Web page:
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[whitespace] The Soft Side Of Hardcore

With a Catalyst opening set, Jetlag shows off an emo stance at odds with their rock-hard sound

By David Espinoza

A FELLOW COLLEGE radio DJ (when I had a show on KZSC) once pointed out that the skater-punk bands of today are the equivalent of the glammed-out heavy metal bands of the late '80s (think Poison, Winger or the Crüe). Initially, this didn't make much sense, as hesher heads from the days of yore at least knew how to rip open a decent guitar solo now and then, if not tease their hair to gravity-defying heights. Perhaps his hypothesis was based on the perception that in the last 10 years punk music has become as mass-marketed as stars that VH1 remembers with bio shows. Either way, the idea made more sense after watching Jetlag open for Loadstar and the Lonely Kings at the Catalyst Jan. 21.

Dressed in what might be called emo garb or, in other states, Bible salesmen attire--white, short-sleeve dress shirts with black ties--the five-member Jetlag took the stage before a mainly teenage audience. Normally, when a group of guys who play loud, angst-ridden music dress up like they're going to Sunday school, it means they're: a) out of laundry or b) being ironic. For Jetlag, with the exception of a guitarist with an eyebrow ring, the formal clothing and sharp haircuts fits them better than they might have intended. Even as the players hammered out fine slabs of melodic hardcore, the outfits prevented them from being taken as a threatening band.

Then again, emo bands aren't the type to lash out at the audience or the world so much as themselves. Call it self-loathing or good old fashioned masochism, it's more of an attitude than a sound.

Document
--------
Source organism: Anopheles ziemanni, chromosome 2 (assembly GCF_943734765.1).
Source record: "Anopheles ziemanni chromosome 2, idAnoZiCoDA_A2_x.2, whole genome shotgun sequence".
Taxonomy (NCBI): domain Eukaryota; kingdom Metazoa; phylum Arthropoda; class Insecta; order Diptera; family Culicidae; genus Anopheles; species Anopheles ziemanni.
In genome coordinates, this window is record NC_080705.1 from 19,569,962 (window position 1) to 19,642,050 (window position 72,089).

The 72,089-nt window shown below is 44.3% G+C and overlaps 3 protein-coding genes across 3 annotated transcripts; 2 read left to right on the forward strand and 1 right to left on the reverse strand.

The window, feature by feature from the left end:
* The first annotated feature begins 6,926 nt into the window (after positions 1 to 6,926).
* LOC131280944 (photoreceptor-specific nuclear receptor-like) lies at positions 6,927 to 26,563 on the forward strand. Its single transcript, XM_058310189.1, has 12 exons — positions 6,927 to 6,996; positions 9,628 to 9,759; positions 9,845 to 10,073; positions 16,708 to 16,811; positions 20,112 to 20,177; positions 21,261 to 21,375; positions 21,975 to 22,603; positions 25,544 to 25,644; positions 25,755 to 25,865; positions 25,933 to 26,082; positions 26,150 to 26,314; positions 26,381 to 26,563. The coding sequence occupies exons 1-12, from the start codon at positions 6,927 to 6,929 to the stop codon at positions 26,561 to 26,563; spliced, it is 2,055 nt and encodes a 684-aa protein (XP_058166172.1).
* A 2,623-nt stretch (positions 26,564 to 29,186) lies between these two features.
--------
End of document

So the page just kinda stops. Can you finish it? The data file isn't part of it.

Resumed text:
Jetlag wasn't so self-absorbed that they didn't work hard to put on a good show. In fact, they pulled out all the rock & roll ballet moves perfected over the last 40 years: pouncing about, jump-kicking and engaging in the classic Pete Townsend-patented giant guitar-strum windup. The reaction from the crowd was the same reaction you always get when a bunch of suburban kids living in a post-grunge era are presented with fast, heavy music--moshing.

But raising the testosterone in the room to unbearable levels didn't seem to be on the band's agenda. They dedicated a tune to all the "meatheads whose muscles are bigger than their brains." It's an age-old paradox in punk rock--bands that play extremely violent music are the ones that always have to ask their audiences not to kill each other in the pit.

Musically, Jetlag clearly has a Good Riddance streak in them, though there is something else, too. During their set, if I hadn't known any better, I'd say they sounded incredibly reminiscent of early '80s metal (just much faster), with palm-muted guitar chords and a vocalist who can sing melodies. Give it up for frontman Casey Pearman, who at his best moments sounded like Tool's Maynard James, and at his worse, like a guy doing a bad impression of James. It was a tenuous line, but Pearman hit the mark most of the set.

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From the January 26-February 2, 2000 issue of Metro Santa Cruz.

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